Chancellor Gordon Brown has beaten off a Conservative call for a vote of no confidence over his 1997 decision to scrap tax relief on pensions.
Mr Brown said the 1997 decision had been the right one
Shadow chancellor George Osborne, who tabled the motion, accused Mr Brown of "acting with stealth" and hitting the pensions of 125,000 people.
But MPs voted by a majority of 65 against the Tory proposal.
Mr Brown said the changes to pensions had made "the right decision for the country" and helped the economy.
It is highly unusual for opposition parties to call for motions of no confidence on individual ministers.
Despite losing the vote by 298 to 233, the Tories will hope the debate will embarrass Mr Brown, the firm favourite to succeed Tony Blair as prime minister.
The government's current Commons majority is 67.
A recent release of Treasury documents under the Freedom of Information Act led to claims that the chancellor had ignored the advice of officials when he abolished tax relief on pensions. The Treasury denies the claim.
The Conservative motion read: "This House has no confidence in this chancellor's handling of pension benefits."
Amid a lively Commons atmosphere, Mr Osborne said: "This chancellor has from the start acted with stealth, blocked all attempts to get at the truth and now blames everyone but himself for the destruction he has brought to Britain's pensions.
"In short, the abolition of dividend tax credits was in the words of the prime minister's own economic adviser at the time, a mad thing to do, quite crackers."
He added that Mr Brown had never shown "any expression of sympathy" for those whose funds had been "raided".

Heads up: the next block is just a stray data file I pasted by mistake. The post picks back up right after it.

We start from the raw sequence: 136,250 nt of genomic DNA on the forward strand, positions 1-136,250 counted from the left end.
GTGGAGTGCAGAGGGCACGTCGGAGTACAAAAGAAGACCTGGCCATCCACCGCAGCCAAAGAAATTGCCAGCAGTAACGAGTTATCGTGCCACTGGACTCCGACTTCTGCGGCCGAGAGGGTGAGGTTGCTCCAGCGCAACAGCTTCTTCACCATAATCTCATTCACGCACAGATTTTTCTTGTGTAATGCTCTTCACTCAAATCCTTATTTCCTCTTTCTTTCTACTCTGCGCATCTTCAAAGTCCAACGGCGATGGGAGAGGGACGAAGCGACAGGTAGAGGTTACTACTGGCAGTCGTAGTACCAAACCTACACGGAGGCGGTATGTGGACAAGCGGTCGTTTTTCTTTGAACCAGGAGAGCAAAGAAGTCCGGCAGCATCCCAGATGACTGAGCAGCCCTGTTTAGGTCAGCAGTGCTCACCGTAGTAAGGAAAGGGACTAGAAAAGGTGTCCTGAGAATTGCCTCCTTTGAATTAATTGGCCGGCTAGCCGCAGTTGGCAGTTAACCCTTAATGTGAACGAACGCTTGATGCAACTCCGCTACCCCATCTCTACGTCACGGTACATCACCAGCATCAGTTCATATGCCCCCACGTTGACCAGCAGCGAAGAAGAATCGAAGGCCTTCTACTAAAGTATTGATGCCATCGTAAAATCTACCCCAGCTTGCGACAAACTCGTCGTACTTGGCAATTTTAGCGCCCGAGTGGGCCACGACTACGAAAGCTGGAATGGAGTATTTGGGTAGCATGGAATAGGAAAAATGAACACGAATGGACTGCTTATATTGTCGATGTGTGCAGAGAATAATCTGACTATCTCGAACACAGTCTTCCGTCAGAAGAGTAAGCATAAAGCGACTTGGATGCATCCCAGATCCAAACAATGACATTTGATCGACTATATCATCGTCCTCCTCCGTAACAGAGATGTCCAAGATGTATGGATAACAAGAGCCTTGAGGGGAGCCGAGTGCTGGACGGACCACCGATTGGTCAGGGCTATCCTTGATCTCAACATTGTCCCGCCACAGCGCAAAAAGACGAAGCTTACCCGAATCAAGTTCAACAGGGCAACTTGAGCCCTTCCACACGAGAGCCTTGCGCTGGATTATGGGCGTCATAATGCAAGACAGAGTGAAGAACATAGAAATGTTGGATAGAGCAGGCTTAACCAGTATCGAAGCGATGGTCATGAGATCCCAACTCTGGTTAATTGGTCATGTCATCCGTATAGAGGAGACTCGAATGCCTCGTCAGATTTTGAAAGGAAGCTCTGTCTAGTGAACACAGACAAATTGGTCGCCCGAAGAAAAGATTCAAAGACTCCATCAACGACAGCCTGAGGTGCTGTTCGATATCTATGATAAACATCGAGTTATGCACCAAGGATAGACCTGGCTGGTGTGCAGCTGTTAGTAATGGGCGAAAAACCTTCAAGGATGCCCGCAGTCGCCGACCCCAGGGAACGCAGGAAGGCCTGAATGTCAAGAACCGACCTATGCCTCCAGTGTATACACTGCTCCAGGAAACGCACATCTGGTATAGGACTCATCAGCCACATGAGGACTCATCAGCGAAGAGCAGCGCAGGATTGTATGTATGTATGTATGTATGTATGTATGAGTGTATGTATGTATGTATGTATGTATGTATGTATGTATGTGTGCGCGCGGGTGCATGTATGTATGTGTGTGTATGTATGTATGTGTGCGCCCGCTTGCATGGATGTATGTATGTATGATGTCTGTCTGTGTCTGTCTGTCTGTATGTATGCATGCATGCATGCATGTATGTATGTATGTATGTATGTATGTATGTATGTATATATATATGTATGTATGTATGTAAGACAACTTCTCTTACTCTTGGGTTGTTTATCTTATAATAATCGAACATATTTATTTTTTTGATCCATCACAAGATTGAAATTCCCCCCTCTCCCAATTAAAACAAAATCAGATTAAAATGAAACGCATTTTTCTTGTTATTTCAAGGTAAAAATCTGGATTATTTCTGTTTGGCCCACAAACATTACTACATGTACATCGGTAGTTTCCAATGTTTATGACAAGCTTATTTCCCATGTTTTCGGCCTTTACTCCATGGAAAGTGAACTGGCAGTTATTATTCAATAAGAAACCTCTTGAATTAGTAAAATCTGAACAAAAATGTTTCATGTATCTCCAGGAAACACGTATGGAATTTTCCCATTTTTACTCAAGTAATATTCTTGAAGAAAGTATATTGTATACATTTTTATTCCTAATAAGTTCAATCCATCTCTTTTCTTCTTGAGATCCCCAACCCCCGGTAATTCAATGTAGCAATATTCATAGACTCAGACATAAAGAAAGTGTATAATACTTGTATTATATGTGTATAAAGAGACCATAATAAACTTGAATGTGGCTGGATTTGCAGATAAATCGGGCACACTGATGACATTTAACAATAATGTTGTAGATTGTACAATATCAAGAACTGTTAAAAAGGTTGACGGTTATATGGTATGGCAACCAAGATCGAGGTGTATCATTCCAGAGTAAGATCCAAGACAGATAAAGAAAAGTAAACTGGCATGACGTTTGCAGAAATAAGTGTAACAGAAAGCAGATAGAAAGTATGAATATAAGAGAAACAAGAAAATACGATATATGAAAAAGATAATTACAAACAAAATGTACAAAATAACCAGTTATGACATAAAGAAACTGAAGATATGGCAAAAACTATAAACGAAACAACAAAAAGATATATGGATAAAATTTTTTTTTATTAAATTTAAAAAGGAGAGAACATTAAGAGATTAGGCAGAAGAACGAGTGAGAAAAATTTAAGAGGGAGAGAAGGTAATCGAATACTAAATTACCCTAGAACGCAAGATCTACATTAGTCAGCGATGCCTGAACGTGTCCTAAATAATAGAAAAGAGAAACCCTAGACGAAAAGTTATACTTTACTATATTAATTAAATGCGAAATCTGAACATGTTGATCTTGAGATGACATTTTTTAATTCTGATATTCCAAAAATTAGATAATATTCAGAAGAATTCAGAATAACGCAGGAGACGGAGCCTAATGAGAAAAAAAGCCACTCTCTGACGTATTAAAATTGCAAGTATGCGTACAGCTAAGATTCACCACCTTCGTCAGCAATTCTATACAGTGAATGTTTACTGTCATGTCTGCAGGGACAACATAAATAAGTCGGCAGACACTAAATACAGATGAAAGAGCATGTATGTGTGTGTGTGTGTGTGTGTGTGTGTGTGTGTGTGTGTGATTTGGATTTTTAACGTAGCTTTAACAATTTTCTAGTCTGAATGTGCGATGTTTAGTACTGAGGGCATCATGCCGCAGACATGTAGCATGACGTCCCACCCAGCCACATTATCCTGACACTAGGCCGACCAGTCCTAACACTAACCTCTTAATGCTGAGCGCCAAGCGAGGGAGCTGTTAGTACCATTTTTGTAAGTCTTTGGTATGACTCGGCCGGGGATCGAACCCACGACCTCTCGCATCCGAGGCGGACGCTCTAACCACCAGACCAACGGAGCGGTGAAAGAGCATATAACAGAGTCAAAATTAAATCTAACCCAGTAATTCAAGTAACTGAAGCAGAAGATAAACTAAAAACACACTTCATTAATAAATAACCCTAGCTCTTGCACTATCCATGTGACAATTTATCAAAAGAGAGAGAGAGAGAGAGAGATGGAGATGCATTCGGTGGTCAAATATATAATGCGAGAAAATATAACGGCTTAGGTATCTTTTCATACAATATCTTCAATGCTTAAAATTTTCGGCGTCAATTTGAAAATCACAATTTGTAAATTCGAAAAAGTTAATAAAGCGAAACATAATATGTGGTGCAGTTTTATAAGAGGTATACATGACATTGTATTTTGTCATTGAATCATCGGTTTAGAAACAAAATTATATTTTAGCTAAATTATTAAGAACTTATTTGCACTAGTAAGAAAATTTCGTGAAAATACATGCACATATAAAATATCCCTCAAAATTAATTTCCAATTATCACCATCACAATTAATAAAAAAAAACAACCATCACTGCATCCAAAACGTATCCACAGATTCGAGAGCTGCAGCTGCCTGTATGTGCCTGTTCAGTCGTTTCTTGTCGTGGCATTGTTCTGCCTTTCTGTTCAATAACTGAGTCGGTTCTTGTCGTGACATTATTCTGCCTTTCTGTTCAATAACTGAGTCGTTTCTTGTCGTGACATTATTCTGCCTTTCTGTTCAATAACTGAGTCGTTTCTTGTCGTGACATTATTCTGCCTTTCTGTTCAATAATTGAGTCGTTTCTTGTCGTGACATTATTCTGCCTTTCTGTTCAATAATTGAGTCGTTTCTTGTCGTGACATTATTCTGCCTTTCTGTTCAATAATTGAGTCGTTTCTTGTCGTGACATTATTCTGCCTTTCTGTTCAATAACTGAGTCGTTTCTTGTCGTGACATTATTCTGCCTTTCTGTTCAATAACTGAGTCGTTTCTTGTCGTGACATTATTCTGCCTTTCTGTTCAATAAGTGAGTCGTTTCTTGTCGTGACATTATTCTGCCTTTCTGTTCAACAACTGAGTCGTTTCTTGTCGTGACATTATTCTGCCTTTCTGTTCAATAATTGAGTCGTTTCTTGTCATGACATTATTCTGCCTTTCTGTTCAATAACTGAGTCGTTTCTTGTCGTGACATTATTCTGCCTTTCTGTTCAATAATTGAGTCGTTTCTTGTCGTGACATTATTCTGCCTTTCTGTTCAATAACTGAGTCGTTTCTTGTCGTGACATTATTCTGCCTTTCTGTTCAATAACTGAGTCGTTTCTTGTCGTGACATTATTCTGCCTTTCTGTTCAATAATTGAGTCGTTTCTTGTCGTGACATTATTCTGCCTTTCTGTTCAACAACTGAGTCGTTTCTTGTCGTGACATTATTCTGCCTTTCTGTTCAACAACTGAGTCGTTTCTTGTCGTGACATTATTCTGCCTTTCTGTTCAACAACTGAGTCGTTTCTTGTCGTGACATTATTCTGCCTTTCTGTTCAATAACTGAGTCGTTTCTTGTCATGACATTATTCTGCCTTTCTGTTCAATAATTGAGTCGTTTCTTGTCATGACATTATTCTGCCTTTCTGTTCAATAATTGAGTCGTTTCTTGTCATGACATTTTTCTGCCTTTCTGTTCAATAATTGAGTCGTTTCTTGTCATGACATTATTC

The government help given so far had been "inadequate" for the "big hole" it had created, Mr Osborne said.
Mr Brown said the Tories had "no alternative to the policy we put forward" and accused Mr Osborne of "short-termism" and "opportunism".
He added: "We take the long-term decisions for the economy. He has a short-term approach."
Mr Brown also said the Labour government had introduced safeguards for holders of occupational pensions whose companies go bust.
He added: "The strength of our argument is ... upon the rock of the economy and making the long term decisions that are the right decision for the country.
"It is upon the rock of the economy that occupational pensions and any other services depend in our country.
Liberal Democrat Treasury spokesman Vincent Cable said: "We think the government made a mistake and we think they should acknowledge it."
He added: "The government clearly judged that the should raise taxes in '97...
"If the government needed to raise taxes, they should have done it openly."
His party supported the no-confidence motion.
The Conservatives earlier said they would be tabling an amendment to the government's Pensions Bill when it returns to the Commons on Wednesday to help those who have lost occupational pensions since 1997.
Mr Brown says said his pensions decisions have raised £5bn a year and had been a key reason the UK economy had been strong for the past decade.
It is the first time Mr Osborne and Mr Brown have gone head-to-head in the Commons on the subject of pensions since the row over advice given to the chancellor erupted earlier this month.